Thursday, April 12, 2012

So Teach Us to Number Our Days

One day, several months after our ninth baby Zac was born, I managed to get my four oldest kids close to tears after starting what seemed to be a happy conversation.

"Do you know that Mr. Friend was the ninth of ten children in his family?  He's just like baby Zac!  They lived right there in that house where he lives now.  They had even numbers, too–five boys and five girls, pretty close to our family."

Oh, everyone thought that was wonderful.  We all looked at Zac and made him laugh.  We thought about 87-year-old Mr. Friend being a happy baby with lots of big brothers and sisters. And they remembered happy and funny stories, too, that he has told us about his growing up time.

We talked about that for a while, and then 6-year-old Ben asked "But, if he's got all those brothers and sisters, why does he live alone?"

"Well, he never got married and he loved farming, so he lived with his mother and father all his life and helped them farm until they died a long time ago, and his brothers and sisters all got married and moved to homes of their own.  He ran that farm by himself for over thirty years.  And now eight of them have died and he has one brother still living, but he (we've met him) hasn't been feeling well lately and can't come over to visit anymore."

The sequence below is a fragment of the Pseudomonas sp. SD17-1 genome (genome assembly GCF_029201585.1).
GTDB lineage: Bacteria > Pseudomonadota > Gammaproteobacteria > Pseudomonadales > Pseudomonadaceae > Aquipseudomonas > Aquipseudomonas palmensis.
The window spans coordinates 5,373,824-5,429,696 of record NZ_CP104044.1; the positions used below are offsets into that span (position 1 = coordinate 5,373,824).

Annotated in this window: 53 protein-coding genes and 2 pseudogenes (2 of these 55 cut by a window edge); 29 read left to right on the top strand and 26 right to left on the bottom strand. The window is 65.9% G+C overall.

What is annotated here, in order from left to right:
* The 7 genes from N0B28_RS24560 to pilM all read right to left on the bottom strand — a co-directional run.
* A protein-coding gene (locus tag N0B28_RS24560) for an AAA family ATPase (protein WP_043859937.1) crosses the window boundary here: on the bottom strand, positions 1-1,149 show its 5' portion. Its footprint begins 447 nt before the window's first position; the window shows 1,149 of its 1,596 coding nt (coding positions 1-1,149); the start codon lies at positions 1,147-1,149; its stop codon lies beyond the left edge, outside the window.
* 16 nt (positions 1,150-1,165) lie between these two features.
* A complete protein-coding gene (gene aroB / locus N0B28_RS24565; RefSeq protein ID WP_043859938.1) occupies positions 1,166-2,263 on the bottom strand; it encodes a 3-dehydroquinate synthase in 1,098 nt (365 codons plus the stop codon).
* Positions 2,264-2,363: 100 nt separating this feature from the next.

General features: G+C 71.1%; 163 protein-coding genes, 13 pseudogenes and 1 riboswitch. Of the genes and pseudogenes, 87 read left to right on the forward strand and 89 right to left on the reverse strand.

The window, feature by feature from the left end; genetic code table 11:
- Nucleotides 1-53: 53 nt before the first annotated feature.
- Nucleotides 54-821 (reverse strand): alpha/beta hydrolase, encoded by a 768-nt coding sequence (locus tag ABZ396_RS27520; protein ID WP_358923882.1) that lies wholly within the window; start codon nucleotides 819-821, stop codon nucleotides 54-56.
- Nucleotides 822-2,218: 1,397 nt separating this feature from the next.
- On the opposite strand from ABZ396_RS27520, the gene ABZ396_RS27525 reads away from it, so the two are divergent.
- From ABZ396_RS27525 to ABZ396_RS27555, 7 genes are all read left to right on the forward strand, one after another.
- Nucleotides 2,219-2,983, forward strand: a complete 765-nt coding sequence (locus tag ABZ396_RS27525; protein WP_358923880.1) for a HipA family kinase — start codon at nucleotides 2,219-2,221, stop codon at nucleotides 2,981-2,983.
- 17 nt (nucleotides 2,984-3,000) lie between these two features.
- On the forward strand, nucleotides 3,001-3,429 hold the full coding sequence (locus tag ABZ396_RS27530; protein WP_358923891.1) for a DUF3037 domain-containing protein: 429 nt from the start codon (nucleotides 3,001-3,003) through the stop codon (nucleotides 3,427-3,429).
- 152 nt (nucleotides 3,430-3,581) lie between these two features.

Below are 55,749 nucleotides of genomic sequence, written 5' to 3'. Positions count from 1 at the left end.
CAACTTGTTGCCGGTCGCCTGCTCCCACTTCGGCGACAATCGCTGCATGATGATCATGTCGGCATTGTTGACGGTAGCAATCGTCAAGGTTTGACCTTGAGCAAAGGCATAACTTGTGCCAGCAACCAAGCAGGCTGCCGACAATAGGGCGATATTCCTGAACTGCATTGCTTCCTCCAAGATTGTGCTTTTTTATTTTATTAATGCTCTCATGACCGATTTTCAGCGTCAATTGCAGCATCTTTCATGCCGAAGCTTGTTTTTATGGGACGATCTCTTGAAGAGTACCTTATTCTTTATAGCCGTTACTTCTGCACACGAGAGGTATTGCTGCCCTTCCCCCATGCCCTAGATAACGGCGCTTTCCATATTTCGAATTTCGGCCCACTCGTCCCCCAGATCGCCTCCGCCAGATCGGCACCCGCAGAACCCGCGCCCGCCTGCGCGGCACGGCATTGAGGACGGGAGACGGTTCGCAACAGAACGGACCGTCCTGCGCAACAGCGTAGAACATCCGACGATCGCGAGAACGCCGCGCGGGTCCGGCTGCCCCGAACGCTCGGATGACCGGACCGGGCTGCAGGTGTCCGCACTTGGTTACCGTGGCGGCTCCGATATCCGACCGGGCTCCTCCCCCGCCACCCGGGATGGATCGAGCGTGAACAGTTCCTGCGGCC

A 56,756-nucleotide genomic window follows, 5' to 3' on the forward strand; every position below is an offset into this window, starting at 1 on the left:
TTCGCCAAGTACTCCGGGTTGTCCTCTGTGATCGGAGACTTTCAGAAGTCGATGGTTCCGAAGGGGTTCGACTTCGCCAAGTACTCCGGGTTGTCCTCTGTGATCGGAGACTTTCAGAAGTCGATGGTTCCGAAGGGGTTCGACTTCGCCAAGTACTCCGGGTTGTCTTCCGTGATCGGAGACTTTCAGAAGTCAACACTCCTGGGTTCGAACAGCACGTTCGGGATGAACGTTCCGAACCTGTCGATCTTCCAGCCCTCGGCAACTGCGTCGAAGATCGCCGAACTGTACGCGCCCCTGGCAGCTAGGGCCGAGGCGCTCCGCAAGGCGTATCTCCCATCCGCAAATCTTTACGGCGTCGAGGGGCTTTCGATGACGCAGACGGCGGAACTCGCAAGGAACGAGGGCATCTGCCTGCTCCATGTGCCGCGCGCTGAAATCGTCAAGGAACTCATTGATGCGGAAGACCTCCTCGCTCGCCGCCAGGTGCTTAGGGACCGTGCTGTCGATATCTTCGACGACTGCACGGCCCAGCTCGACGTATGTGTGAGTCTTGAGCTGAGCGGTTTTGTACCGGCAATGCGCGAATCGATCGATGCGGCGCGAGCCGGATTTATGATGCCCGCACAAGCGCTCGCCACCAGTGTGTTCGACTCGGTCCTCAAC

Ben took this in matter-of-factly and went on his way, but I looked up to see my older four children standing there wide-eyed and silent.  They were feeling it in their gut for the first time that eventually they too will grow up, their lives will unfold and they will be separated by time and place and circumstance and some way or another all of them would die.  And Mom and Dad, too!

Lydia broke the silence.  "But . . . that's so . . . sad!"

And there they were.  Four children aged 15, 11, 10 and 8, near tears, looking at me and me looking back at them.  Thinking.